Ukiah Daily Journal from Ukiah, California on January 5, 1978 · Page 6
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Ukiah Daily Journal from Ukiah, California · Page 6

Ukiah, California
Issue Date:
Thursday, January 5, 1978
Page 6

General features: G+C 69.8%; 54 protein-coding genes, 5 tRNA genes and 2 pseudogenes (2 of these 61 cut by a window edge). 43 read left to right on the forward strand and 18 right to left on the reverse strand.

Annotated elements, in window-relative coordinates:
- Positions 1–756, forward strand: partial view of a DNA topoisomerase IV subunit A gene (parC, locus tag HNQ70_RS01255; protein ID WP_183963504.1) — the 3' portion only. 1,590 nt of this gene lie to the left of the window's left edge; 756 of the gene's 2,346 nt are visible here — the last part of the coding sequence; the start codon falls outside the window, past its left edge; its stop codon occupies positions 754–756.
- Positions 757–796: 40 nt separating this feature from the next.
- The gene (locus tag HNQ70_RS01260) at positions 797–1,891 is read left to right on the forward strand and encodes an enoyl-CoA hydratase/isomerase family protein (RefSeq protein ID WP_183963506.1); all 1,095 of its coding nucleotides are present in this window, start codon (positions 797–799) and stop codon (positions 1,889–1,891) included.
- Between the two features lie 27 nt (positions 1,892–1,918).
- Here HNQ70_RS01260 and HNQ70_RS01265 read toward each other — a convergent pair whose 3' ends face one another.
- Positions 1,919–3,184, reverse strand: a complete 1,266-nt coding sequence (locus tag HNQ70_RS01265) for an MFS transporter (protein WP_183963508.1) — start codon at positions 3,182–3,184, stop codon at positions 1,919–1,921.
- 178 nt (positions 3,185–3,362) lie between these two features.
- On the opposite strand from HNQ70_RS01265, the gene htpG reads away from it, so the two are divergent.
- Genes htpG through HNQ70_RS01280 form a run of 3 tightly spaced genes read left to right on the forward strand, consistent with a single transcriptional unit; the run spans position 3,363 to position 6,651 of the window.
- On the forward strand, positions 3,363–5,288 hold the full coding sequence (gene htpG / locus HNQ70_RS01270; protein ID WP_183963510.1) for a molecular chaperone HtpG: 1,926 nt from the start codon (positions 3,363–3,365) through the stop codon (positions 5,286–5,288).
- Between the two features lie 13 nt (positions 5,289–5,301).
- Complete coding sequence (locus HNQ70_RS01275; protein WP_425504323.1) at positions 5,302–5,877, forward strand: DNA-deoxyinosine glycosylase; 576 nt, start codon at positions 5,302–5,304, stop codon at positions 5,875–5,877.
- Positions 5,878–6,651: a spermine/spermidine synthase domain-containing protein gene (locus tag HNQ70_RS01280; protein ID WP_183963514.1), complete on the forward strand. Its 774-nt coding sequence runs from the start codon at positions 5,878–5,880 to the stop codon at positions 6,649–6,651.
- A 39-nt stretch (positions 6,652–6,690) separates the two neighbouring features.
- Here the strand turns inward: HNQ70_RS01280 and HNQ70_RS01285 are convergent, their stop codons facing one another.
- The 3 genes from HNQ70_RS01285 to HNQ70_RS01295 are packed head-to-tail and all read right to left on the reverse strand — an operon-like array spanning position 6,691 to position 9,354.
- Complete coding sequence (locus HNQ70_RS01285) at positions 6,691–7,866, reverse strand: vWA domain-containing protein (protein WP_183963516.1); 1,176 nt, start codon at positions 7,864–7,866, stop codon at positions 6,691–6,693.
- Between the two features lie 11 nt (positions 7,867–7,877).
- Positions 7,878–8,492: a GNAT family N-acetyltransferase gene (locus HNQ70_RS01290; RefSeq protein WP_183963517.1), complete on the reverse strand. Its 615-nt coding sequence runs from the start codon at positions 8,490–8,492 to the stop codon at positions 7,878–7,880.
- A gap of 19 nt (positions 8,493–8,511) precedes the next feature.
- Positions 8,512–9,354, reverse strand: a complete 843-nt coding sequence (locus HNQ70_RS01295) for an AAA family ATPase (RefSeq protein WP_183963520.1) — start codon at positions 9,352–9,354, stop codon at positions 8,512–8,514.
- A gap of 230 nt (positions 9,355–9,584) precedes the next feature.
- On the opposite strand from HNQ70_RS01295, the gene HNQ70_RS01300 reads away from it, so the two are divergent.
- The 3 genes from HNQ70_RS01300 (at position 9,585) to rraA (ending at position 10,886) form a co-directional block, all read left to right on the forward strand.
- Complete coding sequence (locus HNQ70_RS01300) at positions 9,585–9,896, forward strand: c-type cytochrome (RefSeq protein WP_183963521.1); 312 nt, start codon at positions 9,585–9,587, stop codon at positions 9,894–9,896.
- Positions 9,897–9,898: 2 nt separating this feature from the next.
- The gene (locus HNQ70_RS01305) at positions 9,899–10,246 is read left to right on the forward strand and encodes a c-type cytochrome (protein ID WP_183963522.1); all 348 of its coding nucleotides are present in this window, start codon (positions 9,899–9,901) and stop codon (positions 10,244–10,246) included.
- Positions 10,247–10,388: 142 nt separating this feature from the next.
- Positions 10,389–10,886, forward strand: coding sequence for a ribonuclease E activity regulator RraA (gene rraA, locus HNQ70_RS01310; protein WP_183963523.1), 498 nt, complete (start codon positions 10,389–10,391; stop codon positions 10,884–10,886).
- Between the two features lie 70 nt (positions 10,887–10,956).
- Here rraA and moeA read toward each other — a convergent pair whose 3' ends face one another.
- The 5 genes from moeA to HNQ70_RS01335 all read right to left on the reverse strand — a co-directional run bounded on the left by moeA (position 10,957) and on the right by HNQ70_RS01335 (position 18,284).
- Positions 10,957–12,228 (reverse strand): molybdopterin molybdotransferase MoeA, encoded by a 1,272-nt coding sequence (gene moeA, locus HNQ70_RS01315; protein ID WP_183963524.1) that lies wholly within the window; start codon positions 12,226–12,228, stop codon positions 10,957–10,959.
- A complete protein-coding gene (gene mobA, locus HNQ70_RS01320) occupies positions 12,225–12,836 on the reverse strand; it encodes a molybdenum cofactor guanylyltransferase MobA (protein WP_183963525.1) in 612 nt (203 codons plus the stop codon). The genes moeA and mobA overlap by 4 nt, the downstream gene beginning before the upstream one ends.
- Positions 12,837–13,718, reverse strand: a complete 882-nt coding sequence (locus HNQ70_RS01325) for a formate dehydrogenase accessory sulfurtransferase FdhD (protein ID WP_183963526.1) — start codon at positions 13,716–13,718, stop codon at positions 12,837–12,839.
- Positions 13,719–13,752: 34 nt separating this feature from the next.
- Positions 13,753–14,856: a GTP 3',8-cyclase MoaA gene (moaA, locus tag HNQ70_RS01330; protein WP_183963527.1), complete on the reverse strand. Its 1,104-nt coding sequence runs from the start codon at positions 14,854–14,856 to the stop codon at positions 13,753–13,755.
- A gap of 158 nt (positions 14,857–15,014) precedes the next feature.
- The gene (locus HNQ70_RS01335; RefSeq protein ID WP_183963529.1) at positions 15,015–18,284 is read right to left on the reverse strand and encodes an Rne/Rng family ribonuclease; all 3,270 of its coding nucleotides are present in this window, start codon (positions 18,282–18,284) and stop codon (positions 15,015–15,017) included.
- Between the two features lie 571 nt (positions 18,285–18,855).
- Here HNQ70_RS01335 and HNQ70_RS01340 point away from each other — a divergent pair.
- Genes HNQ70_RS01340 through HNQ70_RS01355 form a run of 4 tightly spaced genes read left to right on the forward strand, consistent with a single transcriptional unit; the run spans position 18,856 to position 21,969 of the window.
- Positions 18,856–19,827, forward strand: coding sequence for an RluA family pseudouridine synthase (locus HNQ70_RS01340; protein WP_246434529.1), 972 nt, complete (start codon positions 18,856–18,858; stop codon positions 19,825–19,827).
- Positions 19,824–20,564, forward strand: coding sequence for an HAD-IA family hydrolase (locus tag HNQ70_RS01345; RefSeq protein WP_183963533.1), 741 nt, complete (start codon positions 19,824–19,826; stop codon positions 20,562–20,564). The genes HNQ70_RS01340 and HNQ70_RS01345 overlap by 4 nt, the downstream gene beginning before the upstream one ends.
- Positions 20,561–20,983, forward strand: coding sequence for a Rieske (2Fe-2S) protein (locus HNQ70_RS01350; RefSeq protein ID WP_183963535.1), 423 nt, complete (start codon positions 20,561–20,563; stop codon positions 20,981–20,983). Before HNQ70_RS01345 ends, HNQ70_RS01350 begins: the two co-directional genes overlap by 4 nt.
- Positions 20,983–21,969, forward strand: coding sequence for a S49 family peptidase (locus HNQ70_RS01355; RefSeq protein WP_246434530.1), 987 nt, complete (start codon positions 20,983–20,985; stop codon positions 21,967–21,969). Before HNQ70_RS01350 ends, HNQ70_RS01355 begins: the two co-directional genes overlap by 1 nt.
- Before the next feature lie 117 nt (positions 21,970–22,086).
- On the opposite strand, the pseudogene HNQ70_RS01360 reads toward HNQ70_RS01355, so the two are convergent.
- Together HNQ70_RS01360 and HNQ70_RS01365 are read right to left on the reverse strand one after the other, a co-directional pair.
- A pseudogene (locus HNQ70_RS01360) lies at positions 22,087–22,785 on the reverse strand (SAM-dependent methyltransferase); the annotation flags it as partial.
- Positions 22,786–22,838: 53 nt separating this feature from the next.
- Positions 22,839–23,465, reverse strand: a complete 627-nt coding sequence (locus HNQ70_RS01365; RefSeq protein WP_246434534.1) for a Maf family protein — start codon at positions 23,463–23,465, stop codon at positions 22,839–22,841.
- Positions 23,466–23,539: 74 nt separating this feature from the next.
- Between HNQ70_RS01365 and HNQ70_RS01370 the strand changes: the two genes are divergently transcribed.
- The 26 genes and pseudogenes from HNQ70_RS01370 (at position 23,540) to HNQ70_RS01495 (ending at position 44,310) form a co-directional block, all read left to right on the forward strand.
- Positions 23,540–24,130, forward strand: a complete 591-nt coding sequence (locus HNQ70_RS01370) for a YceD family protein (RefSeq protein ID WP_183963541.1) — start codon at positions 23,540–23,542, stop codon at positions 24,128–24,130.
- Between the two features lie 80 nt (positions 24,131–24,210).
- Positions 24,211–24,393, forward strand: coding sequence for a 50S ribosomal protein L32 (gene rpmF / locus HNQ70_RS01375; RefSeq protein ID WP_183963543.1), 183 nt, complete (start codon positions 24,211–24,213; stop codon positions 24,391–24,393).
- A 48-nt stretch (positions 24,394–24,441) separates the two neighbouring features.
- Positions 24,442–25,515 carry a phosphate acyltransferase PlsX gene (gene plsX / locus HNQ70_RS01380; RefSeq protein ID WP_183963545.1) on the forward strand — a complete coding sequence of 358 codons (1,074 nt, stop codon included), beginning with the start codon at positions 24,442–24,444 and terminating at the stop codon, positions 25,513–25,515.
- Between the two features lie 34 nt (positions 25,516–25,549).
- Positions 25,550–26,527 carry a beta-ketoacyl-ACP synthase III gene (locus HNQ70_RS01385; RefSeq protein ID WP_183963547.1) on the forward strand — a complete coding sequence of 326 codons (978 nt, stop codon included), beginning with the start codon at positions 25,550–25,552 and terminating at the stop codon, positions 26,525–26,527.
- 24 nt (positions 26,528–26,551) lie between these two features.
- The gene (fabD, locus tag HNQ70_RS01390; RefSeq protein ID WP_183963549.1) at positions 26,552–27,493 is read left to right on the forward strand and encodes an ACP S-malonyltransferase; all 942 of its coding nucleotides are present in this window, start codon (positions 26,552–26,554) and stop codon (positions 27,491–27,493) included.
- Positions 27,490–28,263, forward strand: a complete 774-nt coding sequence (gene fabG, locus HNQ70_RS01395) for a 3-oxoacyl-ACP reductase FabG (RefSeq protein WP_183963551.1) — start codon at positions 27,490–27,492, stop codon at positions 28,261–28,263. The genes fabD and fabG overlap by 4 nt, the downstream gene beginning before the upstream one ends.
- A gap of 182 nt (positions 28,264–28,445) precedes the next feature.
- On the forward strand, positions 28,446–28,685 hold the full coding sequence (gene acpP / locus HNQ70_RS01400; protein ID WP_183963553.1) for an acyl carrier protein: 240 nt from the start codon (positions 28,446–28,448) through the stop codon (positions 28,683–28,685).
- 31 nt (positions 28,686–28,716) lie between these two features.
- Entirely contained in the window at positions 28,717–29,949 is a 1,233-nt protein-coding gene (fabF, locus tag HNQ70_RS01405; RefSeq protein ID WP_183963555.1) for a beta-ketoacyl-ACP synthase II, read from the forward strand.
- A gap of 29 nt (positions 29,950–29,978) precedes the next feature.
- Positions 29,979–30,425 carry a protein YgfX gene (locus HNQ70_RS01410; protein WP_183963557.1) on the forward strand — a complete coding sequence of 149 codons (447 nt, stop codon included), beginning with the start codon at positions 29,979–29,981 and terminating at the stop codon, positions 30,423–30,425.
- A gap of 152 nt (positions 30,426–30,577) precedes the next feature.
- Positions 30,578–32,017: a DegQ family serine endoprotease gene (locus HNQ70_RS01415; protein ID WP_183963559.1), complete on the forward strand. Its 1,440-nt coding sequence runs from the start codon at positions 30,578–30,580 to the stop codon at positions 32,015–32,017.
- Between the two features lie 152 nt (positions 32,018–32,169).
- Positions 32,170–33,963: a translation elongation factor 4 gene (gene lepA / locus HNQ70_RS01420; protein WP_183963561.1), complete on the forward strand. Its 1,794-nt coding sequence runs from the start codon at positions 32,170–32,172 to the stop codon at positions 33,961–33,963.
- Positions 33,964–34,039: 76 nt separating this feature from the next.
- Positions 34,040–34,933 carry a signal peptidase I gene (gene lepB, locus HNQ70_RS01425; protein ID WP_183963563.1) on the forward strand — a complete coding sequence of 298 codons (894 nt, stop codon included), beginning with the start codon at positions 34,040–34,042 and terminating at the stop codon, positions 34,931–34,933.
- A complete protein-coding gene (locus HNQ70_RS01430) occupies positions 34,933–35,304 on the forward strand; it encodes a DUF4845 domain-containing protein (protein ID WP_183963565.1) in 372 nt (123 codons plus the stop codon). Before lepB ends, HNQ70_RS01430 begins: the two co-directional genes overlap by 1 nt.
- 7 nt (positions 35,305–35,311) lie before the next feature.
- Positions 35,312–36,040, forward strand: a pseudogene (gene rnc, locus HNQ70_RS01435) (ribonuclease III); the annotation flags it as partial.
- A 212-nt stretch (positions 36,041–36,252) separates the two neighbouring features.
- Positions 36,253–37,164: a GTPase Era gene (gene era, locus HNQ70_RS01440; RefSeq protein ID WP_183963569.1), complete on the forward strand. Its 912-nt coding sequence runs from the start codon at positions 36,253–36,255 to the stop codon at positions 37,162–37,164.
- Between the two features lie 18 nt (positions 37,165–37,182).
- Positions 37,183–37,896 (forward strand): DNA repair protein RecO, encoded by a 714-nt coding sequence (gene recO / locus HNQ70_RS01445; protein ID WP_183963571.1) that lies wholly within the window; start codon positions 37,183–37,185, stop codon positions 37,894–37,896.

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6— Uklah DAWy Journal, Uklah. Calif. Thursday, January 5, 1978 Af Reno and SusanvHIe Eagles open GVC cage play Friday, Saturday Mendocino College's basketball Eagles try their wings for the first tirpe this "season in survive or die , Golden Valley Gonferjence basketball competition when they travel to Pteno Friday for a meeting with revenge- minded Western Nevada quintet. Saturday they play at Susanville against Lassen, a team which has scored over 100 points on at least one occasion in pre-season play. Western Nevada will not be the same team Mendocino College upset in the GVC preseason tourney, 87 to 60. First, Western Nevada will be playing on its home court. Secondly, it will not be taking the Eagles li^tly, Third, it iwill be revenge-minded. Folirth, and perhaps most importantly of all. Western Nevada will have an added "fifth dimension" to its attack, having a super-scorer eligible who was not eUgible for tourney play. The Ea^es must foreg6 the bright lights, noisy slot machines, and the more feminine distractions of Reno, and concentrate on the job at hand. They must play a tough. tight, foul-free, alert defense; confident, relaxed, good p^c'entage scoripg;'i . and aggressive rebounding on both ' offense and defense, they should give a good account — quite possibly a winning account —of themselves. In the first game against Western Nevada the Eagles had 10 field goals each and 21 points apiece from Kenny Newkirk and Art Larvie; six field goals in seven attempts and 13 points plus strong defense from Jack Claunch; four for four from the floor by Bob Pedroni; 14 points from Peter Garrett, who also sets up teammates well with scoring passes; six points and a tremendous all-around game by, Mike Edwards; and a flock of rebounds from ' everyone. Playing two GVC games back to back on the road in the dead of Winter is tough. So be- it. Lassen will be tough, too. It bombed Yuba, 107-93 in the GVC tourney, but lost to Butte, 96-67, the GVC defending State Champions, who edged Mendocino in a battle of tough defenses and super basketball, 60-46, in the GVC finals. Admission Mendocifio College fro be charged at tourney baseball meeting slated next Admission will be charged for the North Bay League preseason Invitational Basketball Tournament to be hosted by Athletic Director Ed Boyle meeting is to explain the Ukiahi girls Friday night and and Baseball Coach Dan Drew Mendocino College baseball- Saturday morning and af- of Mendocino• College today athletic program issued a call for, all prospective Eagles baseball candidates to report for a get- acquainted, signup and in- ternoon. However, one admission will; cover each day of the tournament of 11 games — or requirements of eligibility, outline the Golden Valley baseball framework, etc. as many games as one is able fprmatidnal meeting Monday, to see Friday night in Chessall Jan. 9, at 1:30 p..m. in Room Oakland fight tokeepA's OAKLAND (UPI) - The city Oakland has let it be known that the American League A's will get away to Denver only in a knock-down j^ag-out battle. The mayor, county officers, and Oakland Coliseum officials discussed the matter Wednesday at a special meeting and issued a statement saying their meeting "reinforced out determination to make a united allout effort to keep the A's in Oakland." ' Marvin Davis, a Denver businessman, has offered to buy the team and move it to Denver if the Coliseum lease can be broken in Oakland. Robert P. Nahas, president of the Coliseum, said he had met in Palm Springs with Baseball Commissioner Bowie Kuhn and A's owner Charlie Finley to talk about the proposed sale to Denver. Whatever was said there, Nahas was not persuaded to give up the A's without a fight. "A baseball franchise possesses unique value to a community," said Nahas, "We simply are not willing to negotiate this valuable business and entertainment asset away." The Coliseum had obtained a federal court order preventing the A's from moving in violation of a long- term contract with the coliseum. Mayor Lionel Wison said the Coliseum lease "is a strong, valid contract which we fully intend to enforce." Charles Santana, chairman of the Alameda County Board of Supervisors, representing the county in the matter, also added his backing for the stand and said everything would be done to return the A's "to the position of greatness they enjoyed in our commuunity." And the Giants may leave, too By PATRICIA KOZA WASHINGTON (UPI) — A California investment counselor interested in bringing the San Francisco. Giants to Washington ap-' parently is ready to buy half the team — but whether he can buy the other half is still in question. Richard Tinkham, an attorney representing Emil Bernard of Beverly Hills, Calif., said Bernard is trying to buy the 50 percent of the Giants owned by Phoenix businessman Arthur "Bud" Herseth. After that, Tinkman indicated, Bernard and will go after the half of the club owned by Bob Lurie. Lurie and Herseth have a "buy-sell" agreement, but their interpretations of it apparently differ. Lurie, a San Francisco financier who has said he will never allow the club to leave the area, maintains that if Herseth sells, he will merely obtain a new partner. Bernard and Tinkham, in Washington Wednesday to negotiate a lease for Robert F. Kennedy Stadium, contend the agreement calls for Lurie to either buy the whole club or sell his half. "We know what Lurie says, but we wouldn't be spending all this time if we thought that was the case," said Tinkham. "Either he will have to buy Herseth out or sell, according to the contract, and we think he's going to sell." Even if Bernard and his group buy the club, there are other details to be worked out, such as National League approval and the Giants' current lease on Candlestick Park. Tinkham said Bernard's group is prepared to offer Herseth $5.5 million for his half of the club and $11 million for the whole thing, with the money to be split, between Lurie and Herseth. Reserves do it for Golden State, 115-94 OAKLAND (UPI) — The Golden State Warriors reserves kncjw (hat they might be'fighting for their jobs, so they, tijrned in their best performance of the season. Star Rick Barry hit only 1- .for-7 from the field but the reserves outscored their Chicago counterparts 65-31 in a 115-94 Golden State ronip Wednesday night that snapped the Warriors fourrgame loss streak. FAST ACTION — Not quite as fast as ice hockey, but still extremely quick in first this direction, then that, girls' basketball, like boys' basketball, demands quick action and reaction as the offensive-defensive patterns develop on the court. Friday and Saturday Ukiahi will host the preseason NBL Invitational Basketball Tournament in Chessall Gymnasium — with some Saturday consolation games in Pomolita gym. (See story below.) Photo above shows Ukiah Jayvee Shannon Ward, center, attempting to move out of the defensive range of two opponents, while still controlling the ball. Girls now play a fast-breaking, pressing offense and defense, including man for main (woman for woman) defense, and two or three on one fast-break offense. — Journal photo by Erickson. Ukiahi girls host cage rney Friday, Saturday Many of the finest young Chessall Gymnasium, and women basketball players in keep up with the hectic ac- the North Bay League and the tjon, if you can! entire Redwood. Empire will All Friday action is in be competing in an NbL pre- Clhessall Gymnasium, starting season tournament hosted at 3:30 p.m. when Finer of Gymnasium, or Saturday morning and aftemooh at Pomolita and Chessall gyms. The admission prices, reflecting the per game charges encouraged by the NBL for regular boys' play in the 1978 season, will be $2 for adults; $2.00 for students without Student Body cards; $1 for college students and 50 cents for those students with Student.Body cards, and those 12 and under. Play begins Friday at 3:30 p.m. in Chessall Gymnasium, with four games. (See story elsewhere this page.) 803 of the Ukiah Fairgrounds interim campus. The Eagles, who last year proved one of the surprise teams of the GVC and this year hope for an even better record, soon will begin baseball workouts, since the college season is well along by the time most high school baseball teams begin their actual competition. (Feb> 6 is the day on which Ukiahi baseball, swimming, track and other so-called "spring" sports athletes may officially begin practice.) Purpose of the Monday In its short four-year baseball history. Mendocino College, under Skip Hunter, and now Drew, has developed a number of outSttuji^g individual players ^*^»n4 gradually strengthened the team concept in baseball, giving Ukiah and other baseball fans a sampling of the higher caliber of baseball played by the post-high school, pre-college, pre-professional baseball athletes. Rod Dockins, Tom Kibbee; and, for a short period of time, Tom Walker, all left Mendocino College after a year or two and went into "low§p division," so to.j*«pftak, professiorjfil baseball' as , Phillies or Baltimore' Orioles contract players starting up the' baseball ladder. Friday night, Saturday morning and Saturday afternoon by Ukiah. If you think girls' basketball still is that slow, two-dribble, short-pass, offensive forwards-only can score game of Mom's and Grandma's day, forget it. Come to Chessall Gymnasium, tomorrow, froin 3:30 p.m. on; or, attend any Saturday morning and afternoon Pomolita consolation round game, or Saturday morning and afternoon Championship Round contest' or series of contests in Santa Rosa matches baskets with Fort Bragg. Tipping-off at 5 p.m. will be Fortuna's Huskies and Petaluma's Trojans — one of which will play Ukiah in a Saturday championship-round or consolation game at 11:30 a.m. in Chessall or Pomolita gym. In the 6:30 p.m. third game opening night in Chessall it will be Santa Rosa against Rancho Ctotate—one of which will meet Finer or Fort Bragg al 10 a.m. Saturday. Coach Kent Porter's Ukiahi girls, who have not had any cage competition sifice mid- December, eagerly are awaiting a rugged court confrontation with Montgomery high school, in the 8 p.m. featured Friday night fourth game — with the winner coming back at 11:30 a.m. Saturday in Chessall, and the loser al Pomolita, against Fortuna or Petaluma. The Consolation Cham- fMonship game will be at Pomolita at 1:30 p.m. Saturday; the third-plade game at 1:30 Chessall and the Championship game at 3 p.m. in Chessall Gymnasium, Saturday. » By NBL determination there will be a slight admission charged, but the $2 adult fee covers all games of the 11-game tourney; Morton named AFC P /r|l/Aff* OT Y^Or DocWns and Kibbee have riUyt?! Wi filer M C\MM ..stuck- and reportedly each NEW YORK (UPI) — The ference Player of the Year for has contributed solidly to his first major move Red Miller" lOT. respective Rookie, Cass "A" Morton was named on 32 of or "AA" teams, as hurlers. made upon taking over as coach of the Denver Broncos last year was acquiring quarterback Craig Morton. "We . made' the trade because we wanted someone with experience," said Miller. "We wanted something you can't draft, I always felt Craig could throw the ball as well as anyone and that's what you look for first in a quar- ' terback."" The Broncos got more out of Morton than anyone expected and today the 34-year-ord veteran, who led Denver to a Super Bowl berth after being drummed out of New York as a failure, was named American Football Cqn- the 56 ballots cast by UPl's panel of pro football writers, four from each conference city. Miami quarterback Bob GrieSe was second with 16 votes and no other player tooke into double figures. He also is th^ second Bronco to be honored in post-season, joining Miller, who was named AFC Coach of the Year. Morton became the first Bronco player ever to be chosen AFC Player of the Year. Working behind an ineffective offensive line, Morton, was unable to mount any type of offense in his years with the Giants. l,2,3,i in. Thickness SCHULER'S SURPLUS 884 S. State St. 462-3874 Storewide Savings PETERS & LYNCH, IIMC MEN'S AND BOYSWEAR AND SHOE DEPT. 116 No. School St. Downtown Ukiah 462 4932